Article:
As the Pentagon unveils its new budget numbers today, you might be interested in what AEI expert Thomas (Tom) Donnelly recently wrote about the administration's defense strategy (full text here):
"Beginning with the Libya intervention, the president has been charting a new direction for American strategy and acting with great energy to create a fait accompli that will make it difficult for a successor to reverse course…"
"The president vowed in his defense guidance that the American military will be the "best in the world.” That much is true. But the problem, since 9/11, has not been the quality of the force but its quantity."
Donnelly analyzes the ‘leading-from-behind’ Obama Doctrine and finds that it consists of three main tenets:
- A smaller, secret, and 'silent' approach to the Long War in the greater Middle East
"The signature instruments of the silent war are remotely piloted aircraft--drones. U.S. conventional forces will no longer be in the regime change or counterinsurgency business but will man an increasingly offshore framework with limited strike capability and, if needed, the ability to patrol contested waterways like the Strait of Hormuz."
- A 'Pacific pivot' that would deter China from the temptations of aggression but ask allies to carry much of the burden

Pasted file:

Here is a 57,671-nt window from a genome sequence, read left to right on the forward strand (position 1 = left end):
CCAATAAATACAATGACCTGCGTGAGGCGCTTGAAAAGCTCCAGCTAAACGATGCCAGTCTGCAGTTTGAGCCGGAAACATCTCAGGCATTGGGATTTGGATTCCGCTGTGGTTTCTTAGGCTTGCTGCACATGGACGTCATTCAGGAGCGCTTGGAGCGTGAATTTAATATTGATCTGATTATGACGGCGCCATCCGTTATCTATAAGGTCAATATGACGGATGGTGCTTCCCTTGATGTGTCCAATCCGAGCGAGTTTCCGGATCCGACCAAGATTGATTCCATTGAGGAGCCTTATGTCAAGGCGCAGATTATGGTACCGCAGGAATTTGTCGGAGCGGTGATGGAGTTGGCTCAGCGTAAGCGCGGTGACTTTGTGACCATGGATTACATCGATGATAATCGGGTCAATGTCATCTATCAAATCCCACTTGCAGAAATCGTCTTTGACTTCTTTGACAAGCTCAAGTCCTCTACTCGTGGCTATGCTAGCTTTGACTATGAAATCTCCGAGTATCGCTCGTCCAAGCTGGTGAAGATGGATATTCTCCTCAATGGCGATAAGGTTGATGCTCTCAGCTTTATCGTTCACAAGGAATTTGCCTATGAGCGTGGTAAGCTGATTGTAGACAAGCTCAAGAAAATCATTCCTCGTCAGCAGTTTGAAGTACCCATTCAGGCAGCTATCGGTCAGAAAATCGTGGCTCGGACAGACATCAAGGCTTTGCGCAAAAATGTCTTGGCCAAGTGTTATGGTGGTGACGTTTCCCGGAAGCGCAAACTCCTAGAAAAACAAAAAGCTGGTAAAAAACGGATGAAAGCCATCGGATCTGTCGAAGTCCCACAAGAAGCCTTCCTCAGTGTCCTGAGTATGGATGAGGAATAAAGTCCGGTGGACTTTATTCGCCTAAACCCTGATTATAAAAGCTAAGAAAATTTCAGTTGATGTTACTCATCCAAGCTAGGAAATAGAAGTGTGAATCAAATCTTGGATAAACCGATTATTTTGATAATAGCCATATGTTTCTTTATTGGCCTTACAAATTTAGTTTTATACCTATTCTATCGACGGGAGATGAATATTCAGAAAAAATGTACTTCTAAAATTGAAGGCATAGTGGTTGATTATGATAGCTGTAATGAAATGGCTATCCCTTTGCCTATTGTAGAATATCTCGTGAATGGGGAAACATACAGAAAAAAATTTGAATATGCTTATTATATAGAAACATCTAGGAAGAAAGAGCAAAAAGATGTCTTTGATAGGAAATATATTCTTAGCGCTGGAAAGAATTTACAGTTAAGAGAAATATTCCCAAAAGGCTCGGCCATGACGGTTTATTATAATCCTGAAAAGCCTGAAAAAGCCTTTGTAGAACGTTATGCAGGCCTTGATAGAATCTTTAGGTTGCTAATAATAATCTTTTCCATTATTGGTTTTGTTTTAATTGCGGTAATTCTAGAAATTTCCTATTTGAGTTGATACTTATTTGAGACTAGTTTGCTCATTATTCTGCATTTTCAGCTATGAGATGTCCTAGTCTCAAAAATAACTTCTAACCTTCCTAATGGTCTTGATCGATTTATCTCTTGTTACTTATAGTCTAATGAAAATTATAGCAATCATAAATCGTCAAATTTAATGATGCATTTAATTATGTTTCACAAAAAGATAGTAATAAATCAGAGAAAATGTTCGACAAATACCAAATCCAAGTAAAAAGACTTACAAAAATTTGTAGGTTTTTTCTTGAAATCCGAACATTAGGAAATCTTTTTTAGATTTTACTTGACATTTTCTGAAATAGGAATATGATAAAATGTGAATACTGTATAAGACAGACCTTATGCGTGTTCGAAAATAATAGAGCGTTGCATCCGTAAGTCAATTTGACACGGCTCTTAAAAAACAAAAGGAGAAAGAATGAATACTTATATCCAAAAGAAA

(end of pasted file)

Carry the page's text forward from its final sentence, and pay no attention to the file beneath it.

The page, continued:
"To the degree that the Obama pivot represents a new seriousness in responding to the security challenges of China's rise as a global great power and its provocative military modernization, it's a long overdue development". . . "But its promise to continue to make the necessary investments to ensure that we maintain regional access and the ability to operate freely in places like the South China Sea where Beijing has become more intimidating is not borne out in the resources provided."
- A restructuring of the U.S. military to forestall any future return to a more ambitious--and more traditional--form of American leadership
"[The Obama administration] doesn’t just seek a rebalancing of U.S. strategy, it intends to make a permanent retreat, by removing the military means of mischief. With a smaller force, we'll resist the temptation to fight wars just because we can.”. . .[T]he damage done to American military power are already being felt in the world. The greater Middle East, never stable to begin with, is undergoing an epoch-defining political change--who knows where the Arab revolts will end, or what a nuclear Iran would mean?--while having its American security blanket ripped away."
Tom Donnelly is the director of the Center for Defense Studies. He previously served as a professional staff member for the House Committee on Armed Services. He can be reached at firstname.lastname@example.org or through email@example.com.
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